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5 min read

Brexit: how will selling online to EU customers change?

What does Brexit mean for online sellers?

Brexit will change many things for many UK businesses – including those who sell online to EU customers and consumers. So, what will be different?

When did online selling rules change?

The UK left the European Union (EU) on 31 January 2020, but a Brexit transition period then began, with its deadline of 1 January 2021. Negotiations between the EU and UK were successfully concluded on 24 December 2020, resulting in a 1,240-plus page agreement that, according to the UK government, preserved “the UK’s zero-tariff and zero-quota access to the bloc’s [EU’s] single market”.

So, what’s changed when it comes to trade?

Under the EU-UK agreement, no tariffs will be introduced, which is welcome news for UK businesses that buy or sell from EU countries. Tariffs could have added significant cost to sales, which could have brought a drop in many UK exports, while import costs could have risen significantly for some UK businesses who buy goods from suppliers in EU countries.

Because the UK is no longer part of the EU Customs Union, there are fears of serious border delays, which were indeed evident in the weeks following the end of the transition. Goods entering the EU from Great Britain (England, Scotland and Wales) face large amounts of new paperwork and checks, including customs declarations, rules of origin checks, product safety certification and food inspection.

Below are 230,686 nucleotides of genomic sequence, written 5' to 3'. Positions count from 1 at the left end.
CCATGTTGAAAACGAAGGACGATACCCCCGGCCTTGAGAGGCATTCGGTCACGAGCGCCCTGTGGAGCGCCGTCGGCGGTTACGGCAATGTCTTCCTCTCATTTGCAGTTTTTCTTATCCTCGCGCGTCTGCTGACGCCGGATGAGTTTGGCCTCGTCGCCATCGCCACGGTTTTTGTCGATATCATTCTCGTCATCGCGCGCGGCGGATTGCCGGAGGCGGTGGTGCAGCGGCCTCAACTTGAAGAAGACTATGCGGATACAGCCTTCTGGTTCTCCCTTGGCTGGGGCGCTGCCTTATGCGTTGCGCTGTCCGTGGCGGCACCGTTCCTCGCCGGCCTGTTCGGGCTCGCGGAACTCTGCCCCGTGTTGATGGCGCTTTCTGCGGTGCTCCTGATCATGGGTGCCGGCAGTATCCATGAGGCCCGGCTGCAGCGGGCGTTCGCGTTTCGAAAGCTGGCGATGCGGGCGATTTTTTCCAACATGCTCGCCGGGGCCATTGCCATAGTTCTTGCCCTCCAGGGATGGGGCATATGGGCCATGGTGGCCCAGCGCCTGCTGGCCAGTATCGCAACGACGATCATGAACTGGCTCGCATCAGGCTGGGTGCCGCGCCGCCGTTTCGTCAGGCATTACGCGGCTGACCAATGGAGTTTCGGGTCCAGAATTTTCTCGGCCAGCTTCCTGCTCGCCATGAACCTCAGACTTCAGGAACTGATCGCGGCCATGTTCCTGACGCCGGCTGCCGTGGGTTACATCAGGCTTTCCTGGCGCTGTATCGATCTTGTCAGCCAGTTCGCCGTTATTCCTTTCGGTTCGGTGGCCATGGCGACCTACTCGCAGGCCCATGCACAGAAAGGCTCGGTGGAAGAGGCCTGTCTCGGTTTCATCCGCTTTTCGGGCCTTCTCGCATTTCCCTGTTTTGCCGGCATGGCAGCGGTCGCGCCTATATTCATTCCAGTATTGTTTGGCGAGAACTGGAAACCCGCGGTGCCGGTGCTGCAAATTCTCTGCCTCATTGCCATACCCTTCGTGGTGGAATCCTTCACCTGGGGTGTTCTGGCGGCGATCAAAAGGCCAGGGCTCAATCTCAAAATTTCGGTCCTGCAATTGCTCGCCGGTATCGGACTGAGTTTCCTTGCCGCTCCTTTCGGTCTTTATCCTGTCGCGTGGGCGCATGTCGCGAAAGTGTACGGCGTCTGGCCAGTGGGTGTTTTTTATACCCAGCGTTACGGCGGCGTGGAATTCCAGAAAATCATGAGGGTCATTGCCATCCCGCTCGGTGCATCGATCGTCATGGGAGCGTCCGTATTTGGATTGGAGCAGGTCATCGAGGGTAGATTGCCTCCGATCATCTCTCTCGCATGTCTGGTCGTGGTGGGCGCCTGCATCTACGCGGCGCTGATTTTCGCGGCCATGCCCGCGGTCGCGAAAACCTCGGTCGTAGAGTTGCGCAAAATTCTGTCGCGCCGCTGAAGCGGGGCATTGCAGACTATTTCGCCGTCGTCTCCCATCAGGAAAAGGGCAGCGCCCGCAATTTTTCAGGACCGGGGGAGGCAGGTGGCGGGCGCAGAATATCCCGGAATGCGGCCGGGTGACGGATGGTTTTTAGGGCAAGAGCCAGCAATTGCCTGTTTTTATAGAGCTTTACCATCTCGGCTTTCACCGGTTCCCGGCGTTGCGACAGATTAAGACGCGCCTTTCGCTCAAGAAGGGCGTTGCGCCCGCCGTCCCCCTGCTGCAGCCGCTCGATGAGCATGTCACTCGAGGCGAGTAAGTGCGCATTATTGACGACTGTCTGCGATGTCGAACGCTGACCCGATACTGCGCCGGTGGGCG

There are VAT changes (covered briefly below) that UK-based online shops need to be aware of.

How many UK businesses will be affected?

  • Portrait view of focused serious middle aged professional female carpentry working with an electric drill in the workshop.

    The UK exported £291bn of goods and services to other EU countries in 2018, amounting to 45% of all UK exports.

  • Young startup entrepreneur small business owner working at home, packaging and delivery situation.

    E-commerce sales by (non-financial sector) businesses in the UK were worth £688bn in 2018 (most recent available figures) – an 18% increase on 2017’s total of £582bn.

  • Person on laptop

    Online sales now account for almost a fifth of all retail sales made by UK businesses (source: ONS).

  • Skyscraper Business Office, Corporate building in London City, England, UK

    Almost half (47%) of UK businesses with 1,000 or more employees sell online, while 20.5% of businesses with 10 or more staff sell online. Only 12% of UK micro businesses (ie those with fewer than 10 employees) sell online. Overall, about 13% of UK business sell online.

  • Desk with people working on laptops

    The UK is an ecommerce leader. More than 35,ooo micro-businesses in the UK have been estimated to sell online to customers in the EU.

How will VAT rules change for UK online sellers?

If goods sold online are shipped from the UK, whether to customers in the EU or non-EU countries, they will be treated as exports from the UK and will be zero-rated for VAT purposes (you will need to retain evidence). That means UK VAT is not charged at the point of sale.

For consignments sold and sent to EU customers up until June 2021, if the value is less than €22, it will be exempt from VAT and duty under existing low-value consignment relief. Import VAT and duty is payable on consignments with a value of more than €22. To avoid any hold-ups and ensure the sale, a UK seller can make the required declaration and payment rather than the customer.

However, the low-value consignment relief for goods worth less than €22 ends in July 2021 (originally this was planned for Jan 2021, but the EU delayed it because of COVID-19). After this change has been introduced, VAT and duty will be payable in the customer’s country on all consignments.

The potential increase in online spending